The real ‘reefer madness’ is unpassed bill
In 1936, a film called “Reefer Madness” was released – showing the horrors of the scourge of marijuana use.
The film has become a cult classic with its dark, overblown story of horror resulting when teens smoke marijuana cigarettes. While we are not promoting smoking pot, we do acknowledge we know a lot more about marijuana today than we did in 1936. For some people with pain-inducing medical conditions, marijuana can help.
The problem is marijuana – even for medical purposes – is still illegal. Families like Coweta County’s own Flannerys would like to see medical marijuana legal. They want relief for their 4-year old son, Reid, who has Dravet Syndrome and suffers from multiple grand mal seizures every day.
State Rep. Allen Peake, R-Macon, introduced a bill into the Georgia legislature earlier this year that would have legalized a non-psychoactive strain of marijuana strictly for people suffering from severe seizure disorders. The bill got caught in a mire of amendments and failed.
There already were some issues with the bill because no legal source of medical marijuana is currently available to the state, and it is against federal law to import medical marijuana from other states. Georgia law also prohibits the cultivation of marijuana for any purpose.
James Bell of the Georgia CARE Project, an organization fighting for marijuana reform, cites research and evidence from the 20 states that have legalized medical marijuana to reject the idea that there is not sufficient evidence to support marijuana in a medicinal setting.
Georgia families who have someone who can benefit from marijuana-based oils and other medical uses are doing what families have to do – they are taking care of their own. In some cases, mother and child are now in another state where they can get the needed medication, while the father stays behind in Georgia for work.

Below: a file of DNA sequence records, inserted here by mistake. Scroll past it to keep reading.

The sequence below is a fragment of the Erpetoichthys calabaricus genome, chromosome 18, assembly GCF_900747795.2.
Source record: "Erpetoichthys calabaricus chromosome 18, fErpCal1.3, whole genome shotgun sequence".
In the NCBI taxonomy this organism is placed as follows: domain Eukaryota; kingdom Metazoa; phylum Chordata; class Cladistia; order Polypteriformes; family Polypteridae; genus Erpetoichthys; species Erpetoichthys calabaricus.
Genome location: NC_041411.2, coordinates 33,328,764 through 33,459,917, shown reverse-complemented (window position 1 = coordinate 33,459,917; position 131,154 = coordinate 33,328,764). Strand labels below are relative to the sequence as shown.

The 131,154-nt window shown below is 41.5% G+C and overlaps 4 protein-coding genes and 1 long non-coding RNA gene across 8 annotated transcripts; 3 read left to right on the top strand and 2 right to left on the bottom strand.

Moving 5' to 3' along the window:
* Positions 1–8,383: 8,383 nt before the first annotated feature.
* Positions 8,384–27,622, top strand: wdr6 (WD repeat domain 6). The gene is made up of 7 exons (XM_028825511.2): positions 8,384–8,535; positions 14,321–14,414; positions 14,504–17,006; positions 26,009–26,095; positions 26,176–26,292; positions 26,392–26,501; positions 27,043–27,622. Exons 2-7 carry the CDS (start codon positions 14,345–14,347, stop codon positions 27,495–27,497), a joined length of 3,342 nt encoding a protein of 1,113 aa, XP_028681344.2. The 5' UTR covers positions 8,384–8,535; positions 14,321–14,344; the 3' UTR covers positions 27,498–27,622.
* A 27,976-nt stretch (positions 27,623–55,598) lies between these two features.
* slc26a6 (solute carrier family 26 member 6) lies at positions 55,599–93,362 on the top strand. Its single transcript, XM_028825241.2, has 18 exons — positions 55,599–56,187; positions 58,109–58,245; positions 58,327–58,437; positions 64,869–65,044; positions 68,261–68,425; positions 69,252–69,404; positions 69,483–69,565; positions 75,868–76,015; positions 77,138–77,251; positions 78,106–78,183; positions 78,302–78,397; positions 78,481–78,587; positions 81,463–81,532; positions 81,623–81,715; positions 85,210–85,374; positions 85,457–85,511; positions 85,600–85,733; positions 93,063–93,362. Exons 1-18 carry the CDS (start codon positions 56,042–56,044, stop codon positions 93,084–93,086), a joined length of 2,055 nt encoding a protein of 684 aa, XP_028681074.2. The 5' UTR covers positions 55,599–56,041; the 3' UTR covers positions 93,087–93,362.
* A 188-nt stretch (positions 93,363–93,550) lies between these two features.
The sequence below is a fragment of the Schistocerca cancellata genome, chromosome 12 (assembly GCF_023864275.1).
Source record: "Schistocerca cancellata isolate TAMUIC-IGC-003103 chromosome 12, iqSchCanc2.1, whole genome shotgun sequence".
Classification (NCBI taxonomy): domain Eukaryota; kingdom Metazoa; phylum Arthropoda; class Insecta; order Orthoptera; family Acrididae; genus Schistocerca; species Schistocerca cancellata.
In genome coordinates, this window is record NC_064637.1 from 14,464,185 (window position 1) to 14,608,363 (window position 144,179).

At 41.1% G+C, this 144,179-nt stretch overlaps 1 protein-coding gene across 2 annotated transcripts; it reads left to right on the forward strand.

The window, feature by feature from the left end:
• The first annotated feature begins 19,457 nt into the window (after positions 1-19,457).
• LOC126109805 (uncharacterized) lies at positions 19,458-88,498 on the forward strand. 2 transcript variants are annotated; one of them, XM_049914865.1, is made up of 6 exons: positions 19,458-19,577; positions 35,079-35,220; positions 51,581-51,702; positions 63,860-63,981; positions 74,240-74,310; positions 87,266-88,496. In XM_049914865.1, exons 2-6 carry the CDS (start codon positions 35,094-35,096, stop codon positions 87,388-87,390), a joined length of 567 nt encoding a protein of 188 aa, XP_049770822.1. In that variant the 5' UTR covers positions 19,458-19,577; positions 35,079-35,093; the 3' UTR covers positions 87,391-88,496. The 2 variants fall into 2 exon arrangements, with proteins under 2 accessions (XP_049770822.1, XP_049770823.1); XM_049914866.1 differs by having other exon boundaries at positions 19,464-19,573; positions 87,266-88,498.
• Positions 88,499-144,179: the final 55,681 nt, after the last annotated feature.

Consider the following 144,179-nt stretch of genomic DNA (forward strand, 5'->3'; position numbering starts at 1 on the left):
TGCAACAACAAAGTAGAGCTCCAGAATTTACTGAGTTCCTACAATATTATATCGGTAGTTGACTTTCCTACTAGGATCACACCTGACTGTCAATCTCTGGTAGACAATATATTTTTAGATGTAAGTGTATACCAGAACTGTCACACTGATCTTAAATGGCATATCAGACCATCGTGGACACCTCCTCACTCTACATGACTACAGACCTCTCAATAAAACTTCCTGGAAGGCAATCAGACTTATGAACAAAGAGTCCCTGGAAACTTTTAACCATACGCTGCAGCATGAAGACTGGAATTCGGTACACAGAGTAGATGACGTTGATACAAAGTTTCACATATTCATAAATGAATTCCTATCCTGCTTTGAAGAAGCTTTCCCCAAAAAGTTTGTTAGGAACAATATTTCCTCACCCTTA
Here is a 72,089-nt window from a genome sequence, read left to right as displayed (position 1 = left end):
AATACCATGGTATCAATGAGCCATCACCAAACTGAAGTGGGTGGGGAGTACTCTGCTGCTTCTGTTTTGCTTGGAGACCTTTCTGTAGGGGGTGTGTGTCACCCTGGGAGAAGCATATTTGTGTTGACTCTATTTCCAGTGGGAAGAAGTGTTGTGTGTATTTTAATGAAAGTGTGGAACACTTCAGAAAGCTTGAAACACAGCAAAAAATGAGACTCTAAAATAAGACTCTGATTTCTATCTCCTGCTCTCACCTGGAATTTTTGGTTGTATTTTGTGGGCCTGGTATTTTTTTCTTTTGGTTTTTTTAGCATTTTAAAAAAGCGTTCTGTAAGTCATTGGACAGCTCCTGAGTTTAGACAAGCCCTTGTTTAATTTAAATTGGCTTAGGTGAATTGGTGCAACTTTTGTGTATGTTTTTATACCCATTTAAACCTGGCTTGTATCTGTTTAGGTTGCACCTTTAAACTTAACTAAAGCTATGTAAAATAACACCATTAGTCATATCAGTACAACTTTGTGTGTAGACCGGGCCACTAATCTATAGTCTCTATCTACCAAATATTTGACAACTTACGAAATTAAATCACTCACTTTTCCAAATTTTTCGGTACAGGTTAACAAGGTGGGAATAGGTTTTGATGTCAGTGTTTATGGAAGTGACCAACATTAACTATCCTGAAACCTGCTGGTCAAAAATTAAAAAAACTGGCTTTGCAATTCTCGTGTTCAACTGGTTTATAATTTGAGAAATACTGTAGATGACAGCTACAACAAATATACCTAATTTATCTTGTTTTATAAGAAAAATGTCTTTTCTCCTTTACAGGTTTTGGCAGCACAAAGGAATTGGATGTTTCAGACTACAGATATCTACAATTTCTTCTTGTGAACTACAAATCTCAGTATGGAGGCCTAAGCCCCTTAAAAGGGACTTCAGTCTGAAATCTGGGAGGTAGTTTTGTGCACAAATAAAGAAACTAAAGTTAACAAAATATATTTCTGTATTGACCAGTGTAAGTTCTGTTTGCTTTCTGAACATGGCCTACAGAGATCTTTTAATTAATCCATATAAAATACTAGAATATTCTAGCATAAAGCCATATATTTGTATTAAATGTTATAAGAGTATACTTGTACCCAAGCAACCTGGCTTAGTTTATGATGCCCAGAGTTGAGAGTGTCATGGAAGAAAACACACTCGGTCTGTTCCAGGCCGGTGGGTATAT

Surely we can do better than dividing families who are already struggling with devastating diagnoses and excruciating pain.
Gov. Nathan Deal is exploring the possibility of using administrative action to allow families to use a form of cannabis oil to treat seizures. “All of us were moved by the families and the children that were involved with the medical marijuana bill, and I certainly think that all of us want to try to figure out if there’s something we can do to provide them with the kind of assistance they need,” he said in Athens a few days ago.
“I will be talking with all of our state agencies who have any kind of involvement in dealing with that issue to see if there is something we can do to make this treatment possible, assuming that the proper foundation of law enforcement security and medical protections are attached,” Deal added.
Kudos to the governor for taking a second look at this issue. It’s a shame he has to find a circuitous way to do what the legislature failed to accomplish.
It’s not 1936. For families like the Flannerys, it’s time for the madness to stop.